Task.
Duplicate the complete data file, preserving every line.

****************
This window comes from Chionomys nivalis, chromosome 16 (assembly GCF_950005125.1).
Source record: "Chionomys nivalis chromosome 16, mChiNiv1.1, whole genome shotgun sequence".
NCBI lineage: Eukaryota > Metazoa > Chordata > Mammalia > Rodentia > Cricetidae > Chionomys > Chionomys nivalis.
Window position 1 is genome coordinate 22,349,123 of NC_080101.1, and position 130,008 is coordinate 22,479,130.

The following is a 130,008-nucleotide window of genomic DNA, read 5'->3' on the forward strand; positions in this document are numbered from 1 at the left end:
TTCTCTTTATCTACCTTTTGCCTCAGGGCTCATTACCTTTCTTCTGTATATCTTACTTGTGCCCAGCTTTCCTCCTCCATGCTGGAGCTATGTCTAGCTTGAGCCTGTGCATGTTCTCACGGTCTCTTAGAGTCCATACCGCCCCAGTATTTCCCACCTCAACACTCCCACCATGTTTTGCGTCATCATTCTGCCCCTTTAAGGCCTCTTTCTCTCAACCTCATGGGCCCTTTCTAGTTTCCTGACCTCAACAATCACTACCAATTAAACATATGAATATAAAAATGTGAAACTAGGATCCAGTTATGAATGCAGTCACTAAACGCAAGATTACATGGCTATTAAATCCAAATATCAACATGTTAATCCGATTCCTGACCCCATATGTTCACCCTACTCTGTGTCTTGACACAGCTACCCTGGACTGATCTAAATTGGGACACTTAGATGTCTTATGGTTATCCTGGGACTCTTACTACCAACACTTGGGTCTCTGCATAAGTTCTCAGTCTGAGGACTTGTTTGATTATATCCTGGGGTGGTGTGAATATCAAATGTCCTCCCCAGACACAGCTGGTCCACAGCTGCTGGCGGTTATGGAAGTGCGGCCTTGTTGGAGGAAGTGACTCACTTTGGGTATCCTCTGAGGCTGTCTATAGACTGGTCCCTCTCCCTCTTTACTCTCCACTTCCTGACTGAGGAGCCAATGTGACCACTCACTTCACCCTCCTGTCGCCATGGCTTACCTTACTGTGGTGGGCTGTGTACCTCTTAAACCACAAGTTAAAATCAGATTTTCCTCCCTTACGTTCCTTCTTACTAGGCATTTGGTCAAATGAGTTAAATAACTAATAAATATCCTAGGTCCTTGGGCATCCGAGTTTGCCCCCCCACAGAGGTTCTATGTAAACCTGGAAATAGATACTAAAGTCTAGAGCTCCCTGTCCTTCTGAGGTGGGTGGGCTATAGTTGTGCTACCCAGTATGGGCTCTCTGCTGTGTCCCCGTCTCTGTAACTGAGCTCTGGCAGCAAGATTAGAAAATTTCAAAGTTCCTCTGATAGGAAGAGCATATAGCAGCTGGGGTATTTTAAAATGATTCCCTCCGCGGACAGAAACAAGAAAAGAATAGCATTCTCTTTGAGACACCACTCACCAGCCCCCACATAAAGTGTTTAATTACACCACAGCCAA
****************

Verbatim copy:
This window comes from Chionomys nivalis, chromosome 16 (assembly GCF_950005125.1).
Source record: "Chionomys nivalis chromosome 16, mChiNiv1.1, whole genome shotgun sequence".
NCBI lineage: Eukaryota > Metazoa > Chordata > Mammalia > Rodentia > Cricetidae > Chionomys > Chionomys nivalis.
Window position 1 is genome coordinate 22,349,123 of NC_080101.1, and position 130,008 is coordinate 22,479,130.

The following is a 130,008-nucleotide window of genomic DNA, read 5'->3' on the forward strand; positions in this document are numbered from 1 at the left end:
TTCTCTTTATCTACCTTTTGCCTCAGGGCTCATTACCTTTCTTCTGTATATCTTACTTGTGCCCAGCTTTCCTCCTCCATGCTGGAGCTATGTCTAGCTTGAGCCTGTGCATGTTCTCACGGTCTCTTAGAGTCCATACCGCCCCAGTATTTCCCACCTCAACACTCCCACCATGTTTTGCGTCATCATTCTGCCCCTTTAAGGCCTCTTTCTCTCAACCTCATGGGCCCTTTCTAGTTTCCTGACCTCAACAATCACTACCAATTAAACATATGAATATAAAAATGTGAAACTAGGATCCAGTTATGAATGCAGTCACTAAACGCAAGATTACATGGCTATTAAATCCAAATATCAACATGTTAATCCGATTCCTGACCCCATATGTTCACCCTACTCTGTGTCTTGACACAGCTACCCTGGACTGATCTAAATTGGGACACTTAGATGTCTTATGGTTATCCTGGGACTCTTACTACCAACACTTGGGTCTCTGCATAAGTTCTCAGTCTGAGGACTTGTTTGATTATATCCTGGGGTGGTGTGAATATCAAATGTCCTCCCCAGACACAGCTGGTCCACAGCTGCTGGCGGTTATGGAAGTGCGGCCTTGTTGGAGGAAGTGACTCACTTTGGGTATCCTCTGAGGCTGTCTATAGACTGGTCCCTCTCCCTCTTTACTCTCCACTTCCTGACTGAGGAGCCAATGTGACCACTCACTTCACCCTCCTGTCGCCATGGCTTACCTTACTGTGGTGGGCTGTGTACCTCTTAAACCACAAGTTAAAATCAGATTTTCCTCCCTTACGTTCCTTCTTACTAGGCATTTGGTCAAATGAGTTAAATAACTAATAAATATCCTAGGTCCTTGGGCATCCGAGTTTGCCCCCCCACAGAGGTTCTATGTAAACCTGGAAATAGATACTAAAGTCTAGAGCTCCCTGTCCTTCTGAGGTGGGTGGGCTATAGTTGTGCTACCCAGTATGGGCTCTCTGCTGTGTCCCCGTCTCTGTAACTGAGCTCTGGCAGCAAGATTAGAAAATTTCAAAGTTCCTCTGATAGGAAGAGCATATAGCAGCTGGGGTATTTTAAAATGATTCCCTCCGCGGACAGAAACAAGAAAAGAATAGCATTCTCTTTGAGACACCACTCACCAGCCCCCACATAAAGTGTTTAATTACACCACAGCCAA